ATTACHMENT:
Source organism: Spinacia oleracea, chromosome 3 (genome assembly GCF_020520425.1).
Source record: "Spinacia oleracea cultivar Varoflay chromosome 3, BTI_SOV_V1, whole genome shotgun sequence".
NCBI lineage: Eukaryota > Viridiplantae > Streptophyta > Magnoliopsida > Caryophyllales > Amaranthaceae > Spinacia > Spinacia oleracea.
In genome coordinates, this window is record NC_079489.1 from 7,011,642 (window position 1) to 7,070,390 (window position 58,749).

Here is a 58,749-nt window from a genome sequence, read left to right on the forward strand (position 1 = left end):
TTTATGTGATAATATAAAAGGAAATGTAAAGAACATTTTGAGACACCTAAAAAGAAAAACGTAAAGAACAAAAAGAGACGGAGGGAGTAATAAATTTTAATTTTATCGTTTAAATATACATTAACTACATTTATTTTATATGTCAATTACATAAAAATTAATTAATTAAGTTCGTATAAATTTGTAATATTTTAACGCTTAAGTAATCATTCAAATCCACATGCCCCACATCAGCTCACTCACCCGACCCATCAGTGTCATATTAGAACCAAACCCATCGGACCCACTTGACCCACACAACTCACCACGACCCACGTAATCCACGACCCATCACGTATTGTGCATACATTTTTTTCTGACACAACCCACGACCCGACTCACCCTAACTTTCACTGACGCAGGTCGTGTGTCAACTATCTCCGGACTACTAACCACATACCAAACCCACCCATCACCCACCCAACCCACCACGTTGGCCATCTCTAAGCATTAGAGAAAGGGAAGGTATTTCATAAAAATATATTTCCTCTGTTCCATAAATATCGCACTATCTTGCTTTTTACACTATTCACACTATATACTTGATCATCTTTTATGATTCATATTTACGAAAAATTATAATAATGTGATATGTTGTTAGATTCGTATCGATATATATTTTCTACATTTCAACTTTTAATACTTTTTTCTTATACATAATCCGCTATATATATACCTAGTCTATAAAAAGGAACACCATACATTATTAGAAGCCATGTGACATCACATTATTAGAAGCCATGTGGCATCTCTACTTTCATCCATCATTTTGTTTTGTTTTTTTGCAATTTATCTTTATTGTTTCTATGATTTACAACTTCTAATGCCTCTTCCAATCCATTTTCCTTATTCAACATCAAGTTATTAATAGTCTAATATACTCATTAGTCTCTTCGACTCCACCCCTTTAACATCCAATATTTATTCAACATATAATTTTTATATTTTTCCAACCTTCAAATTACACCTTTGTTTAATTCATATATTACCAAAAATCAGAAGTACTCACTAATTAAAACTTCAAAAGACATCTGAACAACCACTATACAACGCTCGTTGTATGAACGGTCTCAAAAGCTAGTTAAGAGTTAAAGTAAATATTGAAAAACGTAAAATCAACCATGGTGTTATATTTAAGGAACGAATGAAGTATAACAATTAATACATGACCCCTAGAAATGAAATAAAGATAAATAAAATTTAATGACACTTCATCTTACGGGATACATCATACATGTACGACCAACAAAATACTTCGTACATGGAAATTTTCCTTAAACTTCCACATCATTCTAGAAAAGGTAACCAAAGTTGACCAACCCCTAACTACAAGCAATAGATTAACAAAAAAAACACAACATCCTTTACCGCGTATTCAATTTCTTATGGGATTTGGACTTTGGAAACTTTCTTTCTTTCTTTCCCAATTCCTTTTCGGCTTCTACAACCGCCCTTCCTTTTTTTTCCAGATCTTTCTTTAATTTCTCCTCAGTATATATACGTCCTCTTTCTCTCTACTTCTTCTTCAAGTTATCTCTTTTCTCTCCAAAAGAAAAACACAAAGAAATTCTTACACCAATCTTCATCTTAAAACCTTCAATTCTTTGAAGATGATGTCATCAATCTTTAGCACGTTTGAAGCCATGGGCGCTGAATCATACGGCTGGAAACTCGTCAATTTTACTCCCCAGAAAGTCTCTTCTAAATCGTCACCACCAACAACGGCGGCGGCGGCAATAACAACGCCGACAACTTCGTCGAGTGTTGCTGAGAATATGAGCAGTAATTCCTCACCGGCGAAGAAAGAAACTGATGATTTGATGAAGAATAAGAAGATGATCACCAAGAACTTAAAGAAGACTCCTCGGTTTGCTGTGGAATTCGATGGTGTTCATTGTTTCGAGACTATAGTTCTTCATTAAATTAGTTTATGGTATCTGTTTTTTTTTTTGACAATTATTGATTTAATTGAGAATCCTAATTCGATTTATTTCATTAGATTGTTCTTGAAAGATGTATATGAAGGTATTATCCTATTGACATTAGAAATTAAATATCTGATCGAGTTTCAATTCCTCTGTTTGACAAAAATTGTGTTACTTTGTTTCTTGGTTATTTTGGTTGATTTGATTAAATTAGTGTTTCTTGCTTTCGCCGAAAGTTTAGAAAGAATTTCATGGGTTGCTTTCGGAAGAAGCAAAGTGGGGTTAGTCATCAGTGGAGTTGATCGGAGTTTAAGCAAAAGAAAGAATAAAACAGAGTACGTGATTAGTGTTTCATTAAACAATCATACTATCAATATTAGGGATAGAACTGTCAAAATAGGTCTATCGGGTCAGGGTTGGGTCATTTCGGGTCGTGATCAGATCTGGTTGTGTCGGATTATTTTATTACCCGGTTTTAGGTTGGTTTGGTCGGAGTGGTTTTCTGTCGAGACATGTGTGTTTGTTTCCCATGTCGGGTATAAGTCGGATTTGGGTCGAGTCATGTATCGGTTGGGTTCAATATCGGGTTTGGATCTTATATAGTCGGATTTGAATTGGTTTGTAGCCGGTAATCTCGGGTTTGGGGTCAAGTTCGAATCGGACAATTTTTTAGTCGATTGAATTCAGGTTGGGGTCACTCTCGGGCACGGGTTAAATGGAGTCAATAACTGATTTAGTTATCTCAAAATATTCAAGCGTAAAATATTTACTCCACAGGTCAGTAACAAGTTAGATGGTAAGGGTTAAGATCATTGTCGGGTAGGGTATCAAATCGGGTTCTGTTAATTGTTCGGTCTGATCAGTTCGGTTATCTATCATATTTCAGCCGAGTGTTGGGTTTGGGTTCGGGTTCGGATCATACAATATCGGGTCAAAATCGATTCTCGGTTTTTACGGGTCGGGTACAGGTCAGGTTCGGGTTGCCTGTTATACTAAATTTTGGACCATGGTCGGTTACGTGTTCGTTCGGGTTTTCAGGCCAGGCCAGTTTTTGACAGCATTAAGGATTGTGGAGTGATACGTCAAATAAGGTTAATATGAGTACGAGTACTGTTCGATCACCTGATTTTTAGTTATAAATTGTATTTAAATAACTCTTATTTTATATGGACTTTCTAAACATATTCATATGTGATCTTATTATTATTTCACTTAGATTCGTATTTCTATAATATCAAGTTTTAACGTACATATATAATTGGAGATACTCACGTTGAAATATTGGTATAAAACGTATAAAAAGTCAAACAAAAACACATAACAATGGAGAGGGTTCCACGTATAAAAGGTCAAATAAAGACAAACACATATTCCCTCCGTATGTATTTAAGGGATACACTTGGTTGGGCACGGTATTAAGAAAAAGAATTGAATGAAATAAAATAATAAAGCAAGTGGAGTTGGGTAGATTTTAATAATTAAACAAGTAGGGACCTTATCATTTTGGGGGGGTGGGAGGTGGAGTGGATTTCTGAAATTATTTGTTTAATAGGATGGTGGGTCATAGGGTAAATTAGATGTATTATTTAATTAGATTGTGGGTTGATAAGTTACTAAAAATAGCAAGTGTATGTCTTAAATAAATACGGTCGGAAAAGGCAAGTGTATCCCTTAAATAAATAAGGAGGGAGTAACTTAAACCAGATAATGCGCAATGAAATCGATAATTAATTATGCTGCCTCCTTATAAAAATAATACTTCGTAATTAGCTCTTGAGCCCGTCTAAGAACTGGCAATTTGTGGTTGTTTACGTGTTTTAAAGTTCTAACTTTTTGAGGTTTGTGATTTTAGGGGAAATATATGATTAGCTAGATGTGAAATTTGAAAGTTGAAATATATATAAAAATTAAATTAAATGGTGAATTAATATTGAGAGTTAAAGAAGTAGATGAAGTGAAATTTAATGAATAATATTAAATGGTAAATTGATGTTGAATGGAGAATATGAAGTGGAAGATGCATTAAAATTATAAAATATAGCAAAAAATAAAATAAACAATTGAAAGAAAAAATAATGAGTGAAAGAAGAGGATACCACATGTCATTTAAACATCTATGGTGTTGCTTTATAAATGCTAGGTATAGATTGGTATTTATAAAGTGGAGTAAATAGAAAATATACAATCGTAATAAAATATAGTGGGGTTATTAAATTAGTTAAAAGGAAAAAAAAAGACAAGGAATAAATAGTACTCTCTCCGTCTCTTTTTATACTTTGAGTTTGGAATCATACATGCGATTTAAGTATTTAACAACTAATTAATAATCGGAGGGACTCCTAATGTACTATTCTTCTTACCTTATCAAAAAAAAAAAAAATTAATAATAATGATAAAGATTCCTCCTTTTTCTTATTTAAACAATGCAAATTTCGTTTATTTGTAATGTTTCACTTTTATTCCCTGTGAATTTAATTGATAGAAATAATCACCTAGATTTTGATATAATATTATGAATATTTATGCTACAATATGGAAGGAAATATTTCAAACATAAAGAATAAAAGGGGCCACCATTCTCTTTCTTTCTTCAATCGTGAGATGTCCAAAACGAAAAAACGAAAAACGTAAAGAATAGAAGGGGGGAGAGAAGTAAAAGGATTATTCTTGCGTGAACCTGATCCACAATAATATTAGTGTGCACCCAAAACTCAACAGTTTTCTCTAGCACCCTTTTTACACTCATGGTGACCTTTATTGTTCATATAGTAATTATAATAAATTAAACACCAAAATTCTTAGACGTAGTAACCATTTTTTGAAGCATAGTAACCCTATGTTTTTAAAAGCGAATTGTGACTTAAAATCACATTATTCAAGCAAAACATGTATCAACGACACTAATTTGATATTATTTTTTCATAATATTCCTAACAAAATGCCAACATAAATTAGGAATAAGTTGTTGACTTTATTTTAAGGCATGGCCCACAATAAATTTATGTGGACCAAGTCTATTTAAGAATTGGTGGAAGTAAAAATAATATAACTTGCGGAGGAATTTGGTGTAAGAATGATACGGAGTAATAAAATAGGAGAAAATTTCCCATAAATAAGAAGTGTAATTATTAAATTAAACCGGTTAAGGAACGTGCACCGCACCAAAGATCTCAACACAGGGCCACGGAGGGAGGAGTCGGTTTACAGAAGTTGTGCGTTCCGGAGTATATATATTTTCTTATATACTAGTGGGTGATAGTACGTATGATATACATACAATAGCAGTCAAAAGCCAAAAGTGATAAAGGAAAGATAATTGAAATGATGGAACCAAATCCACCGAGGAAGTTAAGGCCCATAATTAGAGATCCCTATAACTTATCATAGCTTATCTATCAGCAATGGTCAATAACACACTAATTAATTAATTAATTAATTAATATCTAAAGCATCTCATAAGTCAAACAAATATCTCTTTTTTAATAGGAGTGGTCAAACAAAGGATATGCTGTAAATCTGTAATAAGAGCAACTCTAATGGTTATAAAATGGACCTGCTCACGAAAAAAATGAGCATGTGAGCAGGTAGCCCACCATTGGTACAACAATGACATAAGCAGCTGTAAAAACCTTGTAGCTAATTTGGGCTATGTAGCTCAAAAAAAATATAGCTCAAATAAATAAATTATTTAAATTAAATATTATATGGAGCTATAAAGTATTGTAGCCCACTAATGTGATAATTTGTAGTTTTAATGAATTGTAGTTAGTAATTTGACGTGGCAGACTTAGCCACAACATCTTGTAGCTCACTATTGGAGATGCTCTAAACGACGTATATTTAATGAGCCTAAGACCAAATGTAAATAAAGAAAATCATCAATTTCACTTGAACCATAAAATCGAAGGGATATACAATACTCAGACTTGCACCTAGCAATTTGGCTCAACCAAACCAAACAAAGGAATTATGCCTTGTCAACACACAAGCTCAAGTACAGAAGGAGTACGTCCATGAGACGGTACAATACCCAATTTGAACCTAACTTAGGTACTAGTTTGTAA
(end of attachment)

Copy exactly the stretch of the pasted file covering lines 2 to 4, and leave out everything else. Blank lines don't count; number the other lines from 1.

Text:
Source record: "Spinacia oleracea cultivar Varoflay chromosome 3, BTI_SOV_V1, whole genome shotgun sequence".
NCBI lineage: Eukaryota > Viridiplantae > Streptophyta > Magnoliopsida > Caryophyllales > Amaranthaceae > Spinacia > Spinacia oleracea.
In genome coordinates, this window is record NC_079489.1 from 7,011,642 (window position 1) to 7,070,390 (window position 58,749).